Smarter Anti-Poaching Drive on the Horizon (Tanzania)


Tanzania Daily News

Date Published

PRESIDENT Jakaya Kikwete has said that the area that is under
conservation is quite vast and that lack of adequate manpower was the
major challenge in antipoaching efforts in the country.
President Kikwete made the remarks on Tuesday when receiving 11
Landrovers from the Frankfurt Zoological Society (FZS) of Germany. The
motor vehicles will be used in fighting poaching in the country. He said
that about 40 per cent of the country’s territory has been set aside for
wildlife and forest conservation.
The area covers approximately 159, 817.02 Sq km out of the total of
945,000 sq km of land. The president added that due to lack of manpower
in conservation, one person protects an area spanning 168 square
kilometres, which is quite wide compared to the International standards
of one person to 25 square kilometres. “The size of the area under
conservation is a challenge. We need more people to do this job.
The current workforce covers only 24 per cent of the actual needs,” he
said, noting that the government has taken steps to employ more
personnel. President Kikwete said the government’s goal is to have all
the 4,000 workers needed on the ground by 2016.
He stressed that the government will need all the support in providing
training and equipment for them. He said tourism is an important sector
for the country’s economy. It contributes 17 per cent to the Gross
Domestic Product (GDP) and employs more than 300,000 workers.
The president added that poaching in the country has reached dangerous
proportions, noting that the elephant population has plummeted to 13,084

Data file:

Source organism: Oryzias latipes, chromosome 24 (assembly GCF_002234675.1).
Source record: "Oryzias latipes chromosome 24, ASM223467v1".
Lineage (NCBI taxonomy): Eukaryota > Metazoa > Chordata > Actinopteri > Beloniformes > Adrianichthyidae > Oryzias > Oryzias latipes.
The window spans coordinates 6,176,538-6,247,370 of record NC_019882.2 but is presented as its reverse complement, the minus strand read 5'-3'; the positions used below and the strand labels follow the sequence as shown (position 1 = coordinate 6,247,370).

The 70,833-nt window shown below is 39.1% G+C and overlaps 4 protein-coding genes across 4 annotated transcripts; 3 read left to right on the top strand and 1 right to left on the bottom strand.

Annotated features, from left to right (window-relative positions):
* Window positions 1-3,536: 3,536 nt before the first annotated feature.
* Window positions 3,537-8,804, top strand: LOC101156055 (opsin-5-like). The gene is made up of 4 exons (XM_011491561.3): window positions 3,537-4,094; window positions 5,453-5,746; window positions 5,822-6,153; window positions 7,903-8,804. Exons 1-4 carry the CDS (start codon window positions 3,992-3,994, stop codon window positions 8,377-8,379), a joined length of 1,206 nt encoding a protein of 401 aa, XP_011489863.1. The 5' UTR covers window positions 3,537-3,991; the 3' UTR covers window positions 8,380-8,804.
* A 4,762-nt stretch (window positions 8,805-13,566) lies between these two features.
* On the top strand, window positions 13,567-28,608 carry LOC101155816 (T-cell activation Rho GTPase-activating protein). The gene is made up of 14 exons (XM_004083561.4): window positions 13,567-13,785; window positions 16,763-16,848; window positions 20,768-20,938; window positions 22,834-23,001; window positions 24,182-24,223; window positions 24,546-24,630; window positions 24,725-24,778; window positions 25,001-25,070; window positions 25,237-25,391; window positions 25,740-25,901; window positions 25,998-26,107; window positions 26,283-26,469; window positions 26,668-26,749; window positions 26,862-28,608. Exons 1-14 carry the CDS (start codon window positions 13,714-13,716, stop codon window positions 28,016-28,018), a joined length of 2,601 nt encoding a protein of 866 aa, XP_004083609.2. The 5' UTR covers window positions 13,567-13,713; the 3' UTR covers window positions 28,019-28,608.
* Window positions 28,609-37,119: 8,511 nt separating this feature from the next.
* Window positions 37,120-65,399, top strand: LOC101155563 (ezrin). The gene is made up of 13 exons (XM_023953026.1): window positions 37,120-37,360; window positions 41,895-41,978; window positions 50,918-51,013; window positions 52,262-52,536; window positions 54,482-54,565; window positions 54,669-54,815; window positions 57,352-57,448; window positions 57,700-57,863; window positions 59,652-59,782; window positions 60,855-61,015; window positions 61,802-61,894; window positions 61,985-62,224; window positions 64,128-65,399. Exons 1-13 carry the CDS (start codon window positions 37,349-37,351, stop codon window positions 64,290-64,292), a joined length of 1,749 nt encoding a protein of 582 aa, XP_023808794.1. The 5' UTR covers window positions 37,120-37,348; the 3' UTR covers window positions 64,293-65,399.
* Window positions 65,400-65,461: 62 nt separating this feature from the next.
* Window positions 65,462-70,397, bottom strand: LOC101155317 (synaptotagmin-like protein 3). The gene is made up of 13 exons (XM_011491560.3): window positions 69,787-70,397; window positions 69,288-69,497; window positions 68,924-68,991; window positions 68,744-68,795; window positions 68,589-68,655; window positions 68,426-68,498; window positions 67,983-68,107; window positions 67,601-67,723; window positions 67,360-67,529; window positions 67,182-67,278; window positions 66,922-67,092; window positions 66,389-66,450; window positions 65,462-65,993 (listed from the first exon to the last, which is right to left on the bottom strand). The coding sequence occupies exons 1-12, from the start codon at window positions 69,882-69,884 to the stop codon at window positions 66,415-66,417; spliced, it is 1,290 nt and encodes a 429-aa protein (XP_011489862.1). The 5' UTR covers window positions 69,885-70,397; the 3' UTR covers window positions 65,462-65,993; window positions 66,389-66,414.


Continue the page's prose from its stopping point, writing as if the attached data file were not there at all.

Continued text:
from around 38,000 in 2009. “This is alarming….we’re scaling up the
anti-poaching campaign.
We have had several campaigns that have also been fruitful, such as
kipepeo and Tokomeza. More than 2,000 suspected poachers have been
arrested and their weapons impounded,” he said. He added that the
campaigns need to be sustained since the problem remains unsolved.
President Kikwete said the government will intensify the fight against
poaching; stressing that the country is determined to stay the course.
He stressed that losing the anti-poaching war is not an option.
The African Director of FZS, Mr Robert Muir, said that the handover of
the 11 motor vehicles symbolises the fruitful partnership between
Frankfurt Zoological Society and the Ministry of Natural Resources and
Mr Muir said the donation is a step forward in tackling anti-poaching
challenges that afflict the country. He called upon other international
communities to support the country’s new National Wildlife Strategy,
which contains a clear and comprehensive way forward.
“Only if we join forces can we bring an end to poaching. This is a
battle we cannot afford to lose. The future generation will thank us for
this,” he explained. The Germany Ambassador to Tanzania, Mr Hans
Koeppel, said that anti-poaching efforts concern everyone, adding that
with joint efforts, poachers will be pushedback and the conservation
area will be secured. The Head of European Union delegation to Tanzania,
Mr Filiberto Ceriani Sebregondi, said that the donation will support
wildlife conservation in the country.
He added that the EU supports the country’s new strategy which shows
clear and strong commitment to fight poaching in the country. “This is a
good strategy and the European Union is willing to support it,” he
The Minister for Natural Resources and Tourism,Mr Lazaro Nyalandu, said
that the five Landrovers will be used in Serengeti, five Land Cruisers
will be used in Selous Game Reserve and one for Maswa Game reserve.
Minister Nyalandu alerted pastoralists in government controlled areas to
ensure the cattle do not graze in conserved areas, adding that once
operation ‘Tokomeza Operations’ begins, the animals and their keepers
will not be spared. The Tanzania National Parks Director General, Mr
Allan Kijazi, welcomed the donation, noting that it will strengthen
government efforts in the anti-poaching drive.

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